The purpose of this document is to provide an understanding of IPSEC Site-to-Site VPN functionality on the Ecessa appliance and how it should be configured to connect to a remote WatchGuard device.
Through the use of an example network, this article will highlight various options commonly used when configuring the VPN feature of Ecessa products.
Below is a diagram illustrating the example network used for our example. The goal is to connect the Ecessa LAN to the remote network's LAN via an IPSEC VPN tunnel.
Click on “VPN” under “Advanced Setup” in the menu of the web interface.
To create a new VPN Security Association, click the Add IPsec button.
The Ecessa™ VPN Security Association Configuration
This page allows you to add/edit a Security Association and contains 4 main sections-
Local & Remote Info
The top section of the page contains the basic information for the Security Association. This section contains the following fields:
- The Name field contains the name of the Security Association. If you are editing an existing SA then you will not be able to change the name. If you are adding a new SA then choose a unique descriptive name up to 24 characters long (alpha-numeric and hyphens). The name is arbitrary and only used locally, so both sides do not need to be similar.
- Minneapolis is chosen as the Security Association.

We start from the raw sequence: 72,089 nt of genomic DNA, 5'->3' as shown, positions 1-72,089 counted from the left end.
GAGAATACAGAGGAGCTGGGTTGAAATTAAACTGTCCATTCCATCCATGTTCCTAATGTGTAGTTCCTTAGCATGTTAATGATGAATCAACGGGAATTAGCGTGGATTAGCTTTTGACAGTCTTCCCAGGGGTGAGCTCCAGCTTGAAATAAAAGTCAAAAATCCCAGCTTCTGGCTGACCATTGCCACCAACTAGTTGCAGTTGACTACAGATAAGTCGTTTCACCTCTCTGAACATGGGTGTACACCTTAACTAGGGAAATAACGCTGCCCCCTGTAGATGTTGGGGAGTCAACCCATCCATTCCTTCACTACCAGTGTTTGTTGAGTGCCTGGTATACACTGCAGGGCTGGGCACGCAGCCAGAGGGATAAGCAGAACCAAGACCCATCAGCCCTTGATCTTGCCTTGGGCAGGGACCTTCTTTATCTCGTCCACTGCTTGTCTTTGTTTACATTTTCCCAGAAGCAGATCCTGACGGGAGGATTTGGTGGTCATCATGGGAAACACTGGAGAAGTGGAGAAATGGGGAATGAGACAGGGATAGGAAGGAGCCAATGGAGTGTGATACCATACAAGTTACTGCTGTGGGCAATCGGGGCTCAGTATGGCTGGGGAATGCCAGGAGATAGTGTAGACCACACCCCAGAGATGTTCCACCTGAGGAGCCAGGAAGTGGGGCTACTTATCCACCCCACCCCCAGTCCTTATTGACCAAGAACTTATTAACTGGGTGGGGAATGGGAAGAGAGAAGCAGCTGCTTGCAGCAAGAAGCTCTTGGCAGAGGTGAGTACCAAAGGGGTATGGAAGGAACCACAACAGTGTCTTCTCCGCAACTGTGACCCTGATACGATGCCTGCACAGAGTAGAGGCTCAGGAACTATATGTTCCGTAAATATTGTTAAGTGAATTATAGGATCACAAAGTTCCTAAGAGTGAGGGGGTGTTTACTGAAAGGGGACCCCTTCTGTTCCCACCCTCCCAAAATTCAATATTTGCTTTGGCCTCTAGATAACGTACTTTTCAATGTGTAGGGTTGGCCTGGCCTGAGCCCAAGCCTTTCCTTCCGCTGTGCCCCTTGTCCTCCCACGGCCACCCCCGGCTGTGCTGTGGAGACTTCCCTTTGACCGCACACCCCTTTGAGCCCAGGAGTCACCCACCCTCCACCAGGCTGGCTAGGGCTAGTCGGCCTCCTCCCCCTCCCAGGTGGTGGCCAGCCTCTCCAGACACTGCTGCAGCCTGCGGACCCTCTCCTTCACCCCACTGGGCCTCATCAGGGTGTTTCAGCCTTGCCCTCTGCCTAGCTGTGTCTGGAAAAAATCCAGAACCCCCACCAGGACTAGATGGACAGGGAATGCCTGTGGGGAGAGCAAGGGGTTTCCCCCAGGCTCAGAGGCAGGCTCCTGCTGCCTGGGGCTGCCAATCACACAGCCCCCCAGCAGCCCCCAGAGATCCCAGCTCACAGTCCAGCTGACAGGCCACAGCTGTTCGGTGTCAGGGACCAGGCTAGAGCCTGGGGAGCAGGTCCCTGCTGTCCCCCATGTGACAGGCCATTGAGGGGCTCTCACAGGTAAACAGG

The local WAN address from both WAN’s and the local network are entered below.
- The WAN IP/WAN Alias/FQDN field has to contain either an IP address on a configured WAN interface, a configured WAN alias, or a Fully Qualified Domain Name (FQDN) resolvable by DNS to one or more WAN IP addresses. This defines the local end of the VPN connection. If an IP address is entered that is within one of your WAN subnets, and the address does not already exist, then the address will be added as a secondary IP address on the WAN port.
- The LAN Subnet field is an optional field which can contain a LAN network (given in xxx.xxx.xxx.xxx/MASK format – e.g. 192.168.10.0/24). This defines the local LAN subnet to which remote peers will have access. Both sides must agree on this parameter.
The remote addresses for the firewall in Minneapolis are entered below.
- The FQDN/IP address field is an optional field which can contain the remote VPN peer address or a FQDN. If left blank, then this defines a server-only configuration which will allow any remote address to connect (known as a road-warrior).